The politicians love it. It sounds great. It solves the problem of universal conscription and lets a large apparatus be set up with lots of jobs, generous funding and central control – which the politicians love most. But national service, the alternative to military service, is a harmful idea. It’s exactly the opposite of universal conscription.
Last week the prime minister submitted a proposal to the Ministerial Committee for Legislation to expand national service. Naftali Bennett thinks that if young ultra-Orthodox and Arab Israelis spend a year or two in various organizations it will seal the rifts in society. He believes that service in places like hospitals, government companies, the Jewish Agency, the Jewish National Fund, Yad Vashem, the police and the fire service is tantamount to military service.
This idea was born in 2006 when then-Prime Minister Ehud Olmert decided to extend the discriminating “Tal Law” by five years. The decision came under fire because the law allowed ultra-Orthodox men to keep on dodging the draft. Hence came the idea of “national service” that would silence the criticism.
This is ridiculous and irksome as well. National service merely ramps up the discrimination. Among Jewish men, only a young ultra-Orthodox man has the clear option to do national service instead of military service. Nobody asks the young secular man before he gets sent to the Golani infantry brigade.
And how can you compare three years in the army to voluntary service of a year or two, six hours a day, in summer-camp conditions, without any risk of getting wounded or killed but with similar wages to those of conscripted soldiers and with the benefits of discharged soldiers?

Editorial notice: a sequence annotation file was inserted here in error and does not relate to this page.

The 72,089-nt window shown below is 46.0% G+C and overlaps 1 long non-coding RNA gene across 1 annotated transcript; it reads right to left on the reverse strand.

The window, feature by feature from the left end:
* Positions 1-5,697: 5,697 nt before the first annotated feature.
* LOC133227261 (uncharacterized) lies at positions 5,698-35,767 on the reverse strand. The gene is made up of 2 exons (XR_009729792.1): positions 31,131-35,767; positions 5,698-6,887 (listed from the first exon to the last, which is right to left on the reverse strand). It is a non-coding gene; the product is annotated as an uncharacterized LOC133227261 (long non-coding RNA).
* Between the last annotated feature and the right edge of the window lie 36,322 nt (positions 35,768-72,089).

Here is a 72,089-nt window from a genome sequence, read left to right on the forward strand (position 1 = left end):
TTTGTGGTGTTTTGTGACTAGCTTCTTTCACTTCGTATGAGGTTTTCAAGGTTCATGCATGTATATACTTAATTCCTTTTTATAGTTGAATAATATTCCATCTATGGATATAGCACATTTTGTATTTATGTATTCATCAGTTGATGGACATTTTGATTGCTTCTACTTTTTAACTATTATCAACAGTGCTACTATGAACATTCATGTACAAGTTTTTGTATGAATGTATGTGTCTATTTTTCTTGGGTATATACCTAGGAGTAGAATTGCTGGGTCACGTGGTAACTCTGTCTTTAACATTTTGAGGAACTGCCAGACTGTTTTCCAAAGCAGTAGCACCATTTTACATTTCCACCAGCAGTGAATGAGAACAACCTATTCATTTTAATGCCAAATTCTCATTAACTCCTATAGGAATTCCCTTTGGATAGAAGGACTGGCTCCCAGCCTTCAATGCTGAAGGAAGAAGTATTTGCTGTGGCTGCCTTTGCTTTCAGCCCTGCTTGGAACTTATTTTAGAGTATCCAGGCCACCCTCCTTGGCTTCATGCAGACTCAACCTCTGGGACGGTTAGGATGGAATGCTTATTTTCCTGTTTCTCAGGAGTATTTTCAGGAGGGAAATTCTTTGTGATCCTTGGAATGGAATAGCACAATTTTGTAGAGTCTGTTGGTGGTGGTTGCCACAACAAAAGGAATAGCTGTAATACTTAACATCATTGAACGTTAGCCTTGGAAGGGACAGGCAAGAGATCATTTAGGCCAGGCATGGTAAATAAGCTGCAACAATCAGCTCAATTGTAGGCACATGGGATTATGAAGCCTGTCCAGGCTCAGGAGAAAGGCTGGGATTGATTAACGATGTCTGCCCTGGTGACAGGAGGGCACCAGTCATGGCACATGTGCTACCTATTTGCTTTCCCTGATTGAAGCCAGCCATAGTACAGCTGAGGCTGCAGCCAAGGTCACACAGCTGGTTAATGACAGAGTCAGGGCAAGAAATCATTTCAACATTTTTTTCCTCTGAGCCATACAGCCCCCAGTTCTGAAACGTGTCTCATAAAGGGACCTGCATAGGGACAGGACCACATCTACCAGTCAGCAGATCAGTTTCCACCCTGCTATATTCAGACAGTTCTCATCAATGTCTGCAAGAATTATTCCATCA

Also, most ultra-Orthodox young men do their national service at all kinds of ultra-Orthodox nongovernmental organizations, which send them to hospitals, but not to change sheets but to go from bed to bed to persuade patients to put on tefillin. Other ultra-Orthodox men serve as “tutors” at yeshivas or for bar mitzvah boys. They even share their wages, which the state pays, with their yeshiva, so that it doesn’t keep a close watch on whether they show up to their “volunteer” work.
Recently it turned out that as part of their national service, dozens of young ultra-Orthodox men were sent to Chabad centers all over the world, from Thailand to Argentina. Yeah, that’s just like service in the Golani. One NGO director said: “No ultra-Orthodox man does national service because of ideology. It’s all because it’s worth their while.”
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One of the “volunteers” said: “It’s the easiest money I’ve ever made.” His colleague added: “I heard from a friend that if you’re married it’s very lucrative, so I went for it.” In other words, national service is just a total waste of public funds that pass from the state budget to the ultra-Orthodox community.
By the way, all the places where one can volunteer don’t need amateurs getting in their way. They employ skilled professionals who see their work as a long-term career. The “volunteers” cause inefficiencies and bloat the apparatus at best, leading to reduced wages and the laying off of regular workers at worst. So this is a harsh blow to low-income earners.
So it’s better to completely exempt every young ultra-Orthodox or Arab man who doesn’t join the army. If it isn’t military service, let him do whatever he wants. If he wants to learn a profession, all the better. If he wants to work, that’s good too. And if he wants to volunteer, let him do it on his own time, without the state’s intervention and without a bloated budget. After all, volunteer options abound in both the ultra-Orthodox and Arab communities.
Instead of submitting a proposal to expand national service, Bennett should submit one to shut it down.